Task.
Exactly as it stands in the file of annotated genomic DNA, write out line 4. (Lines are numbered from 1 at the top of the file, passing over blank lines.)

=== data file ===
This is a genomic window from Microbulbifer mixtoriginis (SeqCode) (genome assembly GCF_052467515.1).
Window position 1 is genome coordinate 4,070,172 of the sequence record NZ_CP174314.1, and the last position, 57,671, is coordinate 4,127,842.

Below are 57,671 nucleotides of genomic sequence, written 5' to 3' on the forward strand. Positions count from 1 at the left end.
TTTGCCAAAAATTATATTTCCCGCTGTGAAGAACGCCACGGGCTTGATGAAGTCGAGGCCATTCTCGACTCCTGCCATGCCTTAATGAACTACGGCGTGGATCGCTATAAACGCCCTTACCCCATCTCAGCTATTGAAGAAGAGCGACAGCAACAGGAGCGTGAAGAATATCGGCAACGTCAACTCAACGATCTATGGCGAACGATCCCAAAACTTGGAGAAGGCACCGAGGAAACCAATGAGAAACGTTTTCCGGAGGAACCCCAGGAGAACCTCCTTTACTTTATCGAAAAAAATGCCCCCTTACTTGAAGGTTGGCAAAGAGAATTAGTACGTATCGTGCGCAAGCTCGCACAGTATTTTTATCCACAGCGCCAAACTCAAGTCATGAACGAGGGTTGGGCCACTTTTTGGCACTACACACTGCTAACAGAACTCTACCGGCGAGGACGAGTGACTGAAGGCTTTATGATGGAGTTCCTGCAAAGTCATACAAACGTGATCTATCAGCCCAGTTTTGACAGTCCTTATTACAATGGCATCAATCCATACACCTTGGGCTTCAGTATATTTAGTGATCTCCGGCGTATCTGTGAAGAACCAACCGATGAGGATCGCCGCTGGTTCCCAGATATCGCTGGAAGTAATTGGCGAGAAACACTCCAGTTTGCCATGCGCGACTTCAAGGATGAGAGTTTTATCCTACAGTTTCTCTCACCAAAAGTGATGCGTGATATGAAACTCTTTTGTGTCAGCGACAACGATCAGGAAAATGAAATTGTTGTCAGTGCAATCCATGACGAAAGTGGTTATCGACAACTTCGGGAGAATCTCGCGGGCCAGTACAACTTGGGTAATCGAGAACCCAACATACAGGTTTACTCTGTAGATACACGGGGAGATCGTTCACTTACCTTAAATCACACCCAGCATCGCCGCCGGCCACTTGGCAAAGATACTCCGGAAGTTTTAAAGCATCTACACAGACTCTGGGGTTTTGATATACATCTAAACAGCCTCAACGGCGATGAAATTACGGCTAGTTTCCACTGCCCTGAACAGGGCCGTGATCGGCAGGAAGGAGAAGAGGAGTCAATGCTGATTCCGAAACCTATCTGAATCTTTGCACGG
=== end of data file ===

TTTGCCAAAAATTATATTTCCCGCTGTGAAGAACGCCACGGGCTTGATGAAGTCGAGGCCATTCTCGACTCCTGCCATGCCTTAATGAACTACGGCGTGGATCGCTATAAACGCCCTTACCCCATCTCAGCTATTGAAGAAGAGCGACAGCAACAGGAGCGTGAAGAATATCGGCAACGTCAACTCAACGATCTATGGCGAACGATCCCAAAACTTGGAGAAGGCACCGAGGAAACCAATGAGAAACGTTTTCCGGAGGAACCCCAGGAGAACCTCCTTTACTTTATCGAAAAAAATGCCCCCTTACTTGAAGGTTGGCAAAGAGAATTAGTACGTATCGTGCGCAAGCTCGCACAGTATTTTTATCCACAGCGCCAAACTCAAGTCATGAACGAGGGTTGGGCCACTTTTTGGCACTACACACTGCTAACAGAACTCTACCGGCGAGGACGAGTGACTGAAGGCTTTATGATGGAGTTCCTGCAAAGTCATACAAACGTGATCTATCAGCCCAGTTTTGACAGTCCTTATTACAATGGCATCAATCCATACACCTTGGGCTTCAGTATATTTAGTGATCTCCGGCGTATCTGTGAAGAACCAACCGATGAGGATCGCCGCTGGTTCCCAGATATCGCTGGAAGTAATTGGCGAGAAACACTCCAGTTTGCCATGCGCGACTTCAAGGATGAGAGTTTTATCCTACAGTTTCTCTCACCAAAAGTGATGCGTGATATGAAACTCTTTTGTGTCAGCGACAACGATCAGGAAAATGAAATTGTTGTCAGTGCAATCCATGACGAAAGTGGTTATCGACAACTTCGGGAGAATCTCGCGGGCCAGTACAACTTGGGTAATCGAGAACCCAACATACAGGTTTACTCTGTAGATACACGGGGAGATCGTTCACTTACCTTAAATCACACCCAGCATCGCCGCCGGCCACTTGGCAAAGATACTCCGGAAGTTTTAAAGCATCTACACAGACTCTGGGGTTTTGATATACATCTAAACAGCCTCAACGGCGATGAAATTACGGCTAGTTTCCACTGCCCTGAACAGGGCCGTGATCGGCAGGAAGGAGAAGAGGAGTCAATGCTGATTCCGAAACCTATCTGAATCTTTGCACGG